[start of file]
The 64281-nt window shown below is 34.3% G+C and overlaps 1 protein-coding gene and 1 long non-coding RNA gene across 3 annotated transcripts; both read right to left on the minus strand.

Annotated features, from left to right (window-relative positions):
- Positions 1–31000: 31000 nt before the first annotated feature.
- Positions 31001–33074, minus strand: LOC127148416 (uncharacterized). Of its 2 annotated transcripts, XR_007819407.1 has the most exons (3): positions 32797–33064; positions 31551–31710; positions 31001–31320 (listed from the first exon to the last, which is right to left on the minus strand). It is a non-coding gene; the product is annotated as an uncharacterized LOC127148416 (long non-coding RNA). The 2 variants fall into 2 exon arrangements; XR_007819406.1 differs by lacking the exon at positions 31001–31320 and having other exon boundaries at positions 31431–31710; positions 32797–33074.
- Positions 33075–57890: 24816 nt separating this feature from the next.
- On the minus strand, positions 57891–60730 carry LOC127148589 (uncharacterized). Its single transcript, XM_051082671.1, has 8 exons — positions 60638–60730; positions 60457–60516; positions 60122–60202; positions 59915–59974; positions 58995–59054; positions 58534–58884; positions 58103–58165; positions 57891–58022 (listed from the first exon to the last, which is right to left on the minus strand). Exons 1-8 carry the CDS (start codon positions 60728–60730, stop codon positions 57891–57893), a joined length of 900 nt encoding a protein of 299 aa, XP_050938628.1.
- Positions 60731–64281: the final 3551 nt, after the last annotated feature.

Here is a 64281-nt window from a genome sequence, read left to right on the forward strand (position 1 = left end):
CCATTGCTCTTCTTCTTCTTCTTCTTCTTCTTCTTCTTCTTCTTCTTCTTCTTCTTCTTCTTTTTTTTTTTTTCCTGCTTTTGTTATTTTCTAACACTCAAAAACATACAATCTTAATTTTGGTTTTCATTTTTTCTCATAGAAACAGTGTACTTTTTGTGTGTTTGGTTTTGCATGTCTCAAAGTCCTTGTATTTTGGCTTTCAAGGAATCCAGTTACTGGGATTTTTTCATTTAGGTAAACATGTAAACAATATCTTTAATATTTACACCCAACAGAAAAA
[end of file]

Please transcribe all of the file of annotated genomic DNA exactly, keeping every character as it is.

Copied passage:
The 64281-nt window shown below is 34.3% G+C and overlaps 1 protein-coding gene and 1 long non-coding RNA gene across 3 annotated transcripts; both read right to left on the minus strand.

Annotated features, from left to right (window-relative positions):
- Positions 1–31000: 31000 nt before the first annotated feature.
- Positions 31001–33074, minus strand: LOC127148416 (uncharacterized). Of its 2 annotated transcripts, XR_007819407.1 has the most exons (3): positions 32797–33064; positions 31551–31710; positions 31001–31320 (listed from the first exon to the last, which is right to left on the minus strand). It is a non-coding gene; the product is annotated as an uncharacterized LOC127148416 (long non-coding RNA). The 2 variants fall into 2 exon arrangements; XR_007819406.1 differs by lacking the exon at positions 31001–31320 and having other exon boundaries at positions 31431–31710; positions 32797–33074.
- Positions 33075–57890: 24816 nt separating this feature from the next.
- On the minus strand, positions 57891–60730 carry LOC127148589 (uncharacterized). Its single transcript, XM_051082671.1, has 8 exons — positions 60638–60730; positions 60457–60516; positions 60122–60202; positions 59915–59974; positions 58995–59054; positions 58534–58884; positions 58103–58165; positions 57891–58022 (listed from the first exon to the last, which is right to left on the minus strand). Exons 1-8 carry the CDS (start codon positions 60728–60730, stop codon positions 57891–57893), a joined length of 900 nt encoding a protein of 299 aa, XP_050938628.1.
- Positions 60731–64281: the final 3551 nt, after the last annotated feature.

Here is a 64281-nt window from a genome sequence, read left to right on the forward strand (position 1 = left end):
CCATTGCTCTTCTTCTTCTTCTTCTTCTTCTTCTTCTTCTTCTTCTTCTTCTTCTTCTTCTTTTTTTTTTTTTCCTGCTTTTGTTATTTTCTAACACTCAAAAACATACAATCTTAATTTTGGTTTTCATTTTTTCTCATAGAAACAGTGTACTTTTTGTGTGTTTGGTTTTGCATGTCTCAAAGTCCTTGTATTTTGGCTTTCAAGGAATCCAGTTACTGGGATTTTTTCATTTAGGTAAACATGTAAACAATATCTTTAATATTTACACCCAACAGAAAAA